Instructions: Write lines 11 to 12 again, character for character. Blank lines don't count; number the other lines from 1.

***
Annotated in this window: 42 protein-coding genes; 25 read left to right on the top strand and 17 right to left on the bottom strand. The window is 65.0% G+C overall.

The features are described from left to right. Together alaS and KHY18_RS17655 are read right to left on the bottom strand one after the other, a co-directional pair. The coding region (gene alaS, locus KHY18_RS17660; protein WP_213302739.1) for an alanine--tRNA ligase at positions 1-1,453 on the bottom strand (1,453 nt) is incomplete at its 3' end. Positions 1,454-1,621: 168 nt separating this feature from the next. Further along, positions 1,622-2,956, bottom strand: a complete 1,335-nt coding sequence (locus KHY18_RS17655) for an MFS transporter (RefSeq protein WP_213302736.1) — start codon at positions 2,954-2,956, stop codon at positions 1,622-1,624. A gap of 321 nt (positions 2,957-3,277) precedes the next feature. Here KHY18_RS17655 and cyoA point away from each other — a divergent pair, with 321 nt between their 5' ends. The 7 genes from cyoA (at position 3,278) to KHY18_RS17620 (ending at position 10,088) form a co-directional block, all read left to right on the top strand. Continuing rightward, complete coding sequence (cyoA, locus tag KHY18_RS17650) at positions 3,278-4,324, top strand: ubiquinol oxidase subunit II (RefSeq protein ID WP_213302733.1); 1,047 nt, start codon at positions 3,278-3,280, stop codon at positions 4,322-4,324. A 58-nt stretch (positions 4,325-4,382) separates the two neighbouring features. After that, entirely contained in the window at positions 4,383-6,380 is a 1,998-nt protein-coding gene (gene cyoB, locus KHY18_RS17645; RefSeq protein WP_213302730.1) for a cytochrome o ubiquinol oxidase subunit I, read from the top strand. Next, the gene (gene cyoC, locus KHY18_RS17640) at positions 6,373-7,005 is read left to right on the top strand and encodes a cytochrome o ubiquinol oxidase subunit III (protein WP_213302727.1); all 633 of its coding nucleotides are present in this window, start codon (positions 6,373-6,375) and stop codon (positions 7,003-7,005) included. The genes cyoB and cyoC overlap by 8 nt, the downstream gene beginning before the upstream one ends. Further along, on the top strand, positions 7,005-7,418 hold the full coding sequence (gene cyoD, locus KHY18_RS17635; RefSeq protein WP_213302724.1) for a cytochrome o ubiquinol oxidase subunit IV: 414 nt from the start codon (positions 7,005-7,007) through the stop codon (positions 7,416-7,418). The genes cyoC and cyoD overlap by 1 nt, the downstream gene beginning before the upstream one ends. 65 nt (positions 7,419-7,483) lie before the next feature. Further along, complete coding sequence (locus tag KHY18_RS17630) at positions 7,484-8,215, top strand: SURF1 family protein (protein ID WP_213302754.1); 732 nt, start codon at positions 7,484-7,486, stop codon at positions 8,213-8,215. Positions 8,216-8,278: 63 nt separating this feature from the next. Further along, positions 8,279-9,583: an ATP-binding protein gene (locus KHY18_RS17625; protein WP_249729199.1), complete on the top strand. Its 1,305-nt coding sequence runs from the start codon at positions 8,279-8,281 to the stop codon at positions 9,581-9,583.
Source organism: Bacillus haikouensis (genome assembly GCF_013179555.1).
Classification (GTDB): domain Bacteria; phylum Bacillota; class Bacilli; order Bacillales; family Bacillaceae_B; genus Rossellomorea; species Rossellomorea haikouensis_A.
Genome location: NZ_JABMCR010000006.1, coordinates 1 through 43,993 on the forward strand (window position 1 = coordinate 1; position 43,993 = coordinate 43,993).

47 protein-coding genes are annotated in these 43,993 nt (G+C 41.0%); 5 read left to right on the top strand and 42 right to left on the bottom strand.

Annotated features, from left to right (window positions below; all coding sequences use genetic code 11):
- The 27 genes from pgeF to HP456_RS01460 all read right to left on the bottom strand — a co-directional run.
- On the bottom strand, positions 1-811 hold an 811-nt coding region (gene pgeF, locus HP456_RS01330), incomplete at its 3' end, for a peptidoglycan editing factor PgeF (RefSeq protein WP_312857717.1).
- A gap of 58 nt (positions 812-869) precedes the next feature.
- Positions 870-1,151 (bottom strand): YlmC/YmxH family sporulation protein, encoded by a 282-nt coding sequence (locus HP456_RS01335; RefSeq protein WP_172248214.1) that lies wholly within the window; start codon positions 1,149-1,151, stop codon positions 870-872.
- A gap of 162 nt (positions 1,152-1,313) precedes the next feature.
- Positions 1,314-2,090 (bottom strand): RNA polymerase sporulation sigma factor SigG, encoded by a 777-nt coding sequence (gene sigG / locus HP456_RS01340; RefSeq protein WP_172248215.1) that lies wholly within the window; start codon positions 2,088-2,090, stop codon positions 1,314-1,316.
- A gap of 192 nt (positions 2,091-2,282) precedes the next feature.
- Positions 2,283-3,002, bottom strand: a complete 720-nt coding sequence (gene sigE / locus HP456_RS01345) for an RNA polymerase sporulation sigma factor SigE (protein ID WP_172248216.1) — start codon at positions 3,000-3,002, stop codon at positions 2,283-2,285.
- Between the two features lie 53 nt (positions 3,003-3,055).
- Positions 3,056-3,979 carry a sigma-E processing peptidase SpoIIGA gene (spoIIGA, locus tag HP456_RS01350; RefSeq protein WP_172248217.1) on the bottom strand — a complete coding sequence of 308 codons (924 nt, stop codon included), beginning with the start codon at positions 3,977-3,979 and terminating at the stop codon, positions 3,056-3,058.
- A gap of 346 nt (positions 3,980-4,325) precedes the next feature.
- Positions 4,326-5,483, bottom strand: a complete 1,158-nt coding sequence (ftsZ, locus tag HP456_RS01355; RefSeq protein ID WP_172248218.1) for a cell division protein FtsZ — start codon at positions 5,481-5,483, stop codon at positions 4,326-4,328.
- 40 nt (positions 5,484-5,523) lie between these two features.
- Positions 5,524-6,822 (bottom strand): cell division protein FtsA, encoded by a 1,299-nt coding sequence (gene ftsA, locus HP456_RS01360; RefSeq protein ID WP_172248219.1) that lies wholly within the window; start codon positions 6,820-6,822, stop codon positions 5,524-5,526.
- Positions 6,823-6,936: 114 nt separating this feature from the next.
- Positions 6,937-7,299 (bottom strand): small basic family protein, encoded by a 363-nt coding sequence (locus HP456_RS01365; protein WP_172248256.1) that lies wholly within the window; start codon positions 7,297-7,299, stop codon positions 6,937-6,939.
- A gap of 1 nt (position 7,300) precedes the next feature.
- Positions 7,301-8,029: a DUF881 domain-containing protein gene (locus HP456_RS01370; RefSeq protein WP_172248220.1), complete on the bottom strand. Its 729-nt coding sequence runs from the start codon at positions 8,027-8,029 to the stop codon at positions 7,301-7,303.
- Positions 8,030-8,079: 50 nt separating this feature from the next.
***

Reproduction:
- Positions 870-1,151 (bottom strand): YlmC/YmxH family sporulation protein, encoded by a 282-nt coding sequence (locus HP456_RS01335; RefSeq protein WP_172248214.1) that lies wholly within the window; start codon positions 1,149-1,151, stop codon positions 870-872.
- A gap of 162 nt (positions 1,152-1,313) precedes the next feature.